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How do you prove that the speed of light is absolute 
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#1
May1909, 08:48 PM

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I'm in grade 8, but this website looked really helpful
Im doing my science fair project on time dilation, and I am wondering how to prove that the speed of light is absolute. Can anyone help me? 


#2
May1909, 09:24 PM

P: 261

One thing that comes to mind is to consider the halflives of particles. Some particles in the laboratory decay radioactively at a certain rate. But I think I read somewhere that particles of the same kind that strike the Earth from outer space (and are traveling really fast) decay at a slower rate. This is evidence that very very speedy objects age more slowly, which is a consequence of the the speed of light being constant.



#3
May1909, 09:34 PM

P: 15,319

I'm not sure you can prove it. It's a postulate.
So, the logic is thus: Let's suppose the speed of light is constant. Then ... Thus etc., etc. etc... And we arrive at Einstein's theory of relativity. So, since Einsteins' ToR explains what we see exquisitely well, we think it is very likely right, thus our original postulate is very likely true. 


#4
May1909, 09:45 PM

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How do you prove that the speed of light is absolute
The speedoflight postulate has also been tested experimentally, many times. See the FAQ Experimental Basis of Special Relativity, in particular section 3.



#5
May1909, 10:33 PM

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Purely conjecturally (I am not espousing a crank theory!), suppose someone experimentally finds a very slight frequencybased dependency in the speed of light and others confirm the results. While Einstein's postulate will remain an interesting mathematical postulate, it will be in contradiction with how the universe truly works. Einstein's postulate will be deemed as approximately correct. One can prove things in mathematics. Science doesn't work that way. After seeing thousands of black crows, and never seeing a crow other than black, you might postulate that all crows are black. Scientists worldwide confirm your hypothesis. This does not prove your hypothesis is correct. It will in fact be provably incorrect the minute someone documents finding an albino crow.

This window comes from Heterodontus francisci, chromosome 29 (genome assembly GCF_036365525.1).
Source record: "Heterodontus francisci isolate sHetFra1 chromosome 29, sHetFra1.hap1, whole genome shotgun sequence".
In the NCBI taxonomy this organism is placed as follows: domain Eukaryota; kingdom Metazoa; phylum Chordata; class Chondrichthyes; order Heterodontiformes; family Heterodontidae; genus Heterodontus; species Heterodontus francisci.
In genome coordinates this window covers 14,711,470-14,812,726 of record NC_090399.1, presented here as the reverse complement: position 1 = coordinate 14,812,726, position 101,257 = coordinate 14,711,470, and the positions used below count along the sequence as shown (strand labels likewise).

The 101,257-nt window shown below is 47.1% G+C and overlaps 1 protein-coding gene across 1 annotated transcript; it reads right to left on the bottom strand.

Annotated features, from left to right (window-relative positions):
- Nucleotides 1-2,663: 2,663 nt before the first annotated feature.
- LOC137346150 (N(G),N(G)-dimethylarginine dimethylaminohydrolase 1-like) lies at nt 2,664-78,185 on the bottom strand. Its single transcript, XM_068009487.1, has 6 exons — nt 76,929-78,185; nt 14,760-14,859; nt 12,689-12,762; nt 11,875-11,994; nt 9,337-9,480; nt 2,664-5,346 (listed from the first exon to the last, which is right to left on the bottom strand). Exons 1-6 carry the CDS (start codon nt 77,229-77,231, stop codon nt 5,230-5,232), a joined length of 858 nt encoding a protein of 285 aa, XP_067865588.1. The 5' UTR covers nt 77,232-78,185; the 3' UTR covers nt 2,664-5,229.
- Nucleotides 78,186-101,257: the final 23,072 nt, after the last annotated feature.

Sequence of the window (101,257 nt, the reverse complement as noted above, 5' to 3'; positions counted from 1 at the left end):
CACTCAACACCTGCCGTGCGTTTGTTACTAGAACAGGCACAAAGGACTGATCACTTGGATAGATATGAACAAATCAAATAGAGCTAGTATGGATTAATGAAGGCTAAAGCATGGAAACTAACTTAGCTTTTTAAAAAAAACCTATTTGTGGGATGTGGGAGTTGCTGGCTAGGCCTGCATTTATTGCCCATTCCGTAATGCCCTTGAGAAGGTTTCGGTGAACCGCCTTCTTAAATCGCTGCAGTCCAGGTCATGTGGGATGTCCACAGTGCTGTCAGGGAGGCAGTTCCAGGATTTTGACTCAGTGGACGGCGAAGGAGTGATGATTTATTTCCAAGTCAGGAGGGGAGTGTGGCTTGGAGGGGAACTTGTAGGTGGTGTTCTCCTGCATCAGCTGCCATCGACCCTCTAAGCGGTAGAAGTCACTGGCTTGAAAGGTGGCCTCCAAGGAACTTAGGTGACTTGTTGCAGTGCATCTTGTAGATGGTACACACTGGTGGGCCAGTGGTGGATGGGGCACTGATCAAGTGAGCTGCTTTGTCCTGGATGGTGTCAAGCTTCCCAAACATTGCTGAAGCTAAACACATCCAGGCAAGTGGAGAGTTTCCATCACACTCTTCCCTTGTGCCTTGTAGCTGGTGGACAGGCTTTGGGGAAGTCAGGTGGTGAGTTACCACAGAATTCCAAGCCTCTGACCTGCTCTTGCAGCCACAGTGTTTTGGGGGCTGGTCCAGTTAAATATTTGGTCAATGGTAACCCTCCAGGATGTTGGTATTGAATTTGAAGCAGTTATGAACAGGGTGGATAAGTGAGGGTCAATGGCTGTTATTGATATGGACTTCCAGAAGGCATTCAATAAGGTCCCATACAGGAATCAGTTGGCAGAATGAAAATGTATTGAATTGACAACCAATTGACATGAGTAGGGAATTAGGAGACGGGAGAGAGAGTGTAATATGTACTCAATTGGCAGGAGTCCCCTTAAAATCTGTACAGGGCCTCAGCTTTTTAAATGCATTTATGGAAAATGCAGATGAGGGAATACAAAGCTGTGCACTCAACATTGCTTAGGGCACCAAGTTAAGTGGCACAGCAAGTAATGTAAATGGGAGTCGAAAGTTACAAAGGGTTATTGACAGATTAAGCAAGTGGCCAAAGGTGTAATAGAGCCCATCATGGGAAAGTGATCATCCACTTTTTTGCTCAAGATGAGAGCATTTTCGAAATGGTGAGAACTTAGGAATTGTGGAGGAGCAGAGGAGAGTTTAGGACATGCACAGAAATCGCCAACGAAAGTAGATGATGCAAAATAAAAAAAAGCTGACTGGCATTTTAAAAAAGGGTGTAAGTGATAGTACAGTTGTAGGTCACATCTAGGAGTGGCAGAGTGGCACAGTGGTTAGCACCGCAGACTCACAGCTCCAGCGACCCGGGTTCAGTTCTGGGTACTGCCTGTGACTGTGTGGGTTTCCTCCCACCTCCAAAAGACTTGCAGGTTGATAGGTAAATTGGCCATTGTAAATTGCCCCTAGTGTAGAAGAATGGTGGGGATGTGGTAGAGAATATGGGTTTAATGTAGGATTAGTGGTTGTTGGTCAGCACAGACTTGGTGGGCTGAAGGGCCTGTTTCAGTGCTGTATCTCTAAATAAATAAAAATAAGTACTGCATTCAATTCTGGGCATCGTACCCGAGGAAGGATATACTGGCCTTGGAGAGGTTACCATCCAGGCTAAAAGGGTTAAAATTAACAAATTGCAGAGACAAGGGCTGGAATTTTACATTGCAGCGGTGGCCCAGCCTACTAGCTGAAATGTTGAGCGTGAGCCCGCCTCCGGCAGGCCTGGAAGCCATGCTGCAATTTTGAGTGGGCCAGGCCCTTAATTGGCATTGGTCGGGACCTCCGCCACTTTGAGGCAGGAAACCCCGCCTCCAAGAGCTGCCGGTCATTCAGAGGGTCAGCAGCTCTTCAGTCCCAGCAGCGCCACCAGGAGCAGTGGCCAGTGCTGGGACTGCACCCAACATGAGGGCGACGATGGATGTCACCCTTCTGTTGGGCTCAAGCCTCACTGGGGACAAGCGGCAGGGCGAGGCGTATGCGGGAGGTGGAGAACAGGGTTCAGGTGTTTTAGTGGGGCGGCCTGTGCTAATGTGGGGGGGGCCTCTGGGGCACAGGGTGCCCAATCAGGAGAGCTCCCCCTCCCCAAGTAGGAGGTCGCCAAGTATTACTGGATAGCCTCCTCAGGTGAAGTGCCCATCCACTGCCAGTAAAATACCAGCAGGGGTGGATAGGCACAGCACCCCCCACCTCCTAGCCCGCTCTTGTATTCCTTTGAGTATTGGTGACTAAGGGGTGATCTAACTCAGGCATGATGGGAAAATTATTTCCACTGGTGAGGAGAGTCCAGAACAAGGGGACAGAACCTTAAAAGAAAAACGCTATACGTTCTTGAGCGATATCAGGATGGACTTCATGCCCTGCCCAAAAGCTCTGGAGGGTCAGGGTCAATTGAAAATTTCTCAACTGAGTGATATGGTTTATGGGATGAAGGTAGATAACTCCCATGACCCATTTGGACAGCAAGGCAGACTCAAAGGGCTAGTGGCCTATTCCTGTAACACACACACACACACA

#6
May2009, 12:04 AM

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A more modern example in terms of special relativity that I would suggest is particle physics. Like Cantab stated, there are none decay times and halflife of particles which we can compare against in particle accelerators. In an accelerator, the particles produced will travel at relativistic speeds, allowing us to observe time dilation by comparing how long the particles lasted at high speeds with respect to how long they last at rest. I once had a workbook in high school of bubble chamber photos. Using overlays, you could measure the curvature of a path to find the energy and type of particle. You could measure the length of the path and using the energy try to deduce the lifetime. A fun and surprisingly accurate exercise but I do not know what the name of the text was. 


#7
May2009, 10:29 AM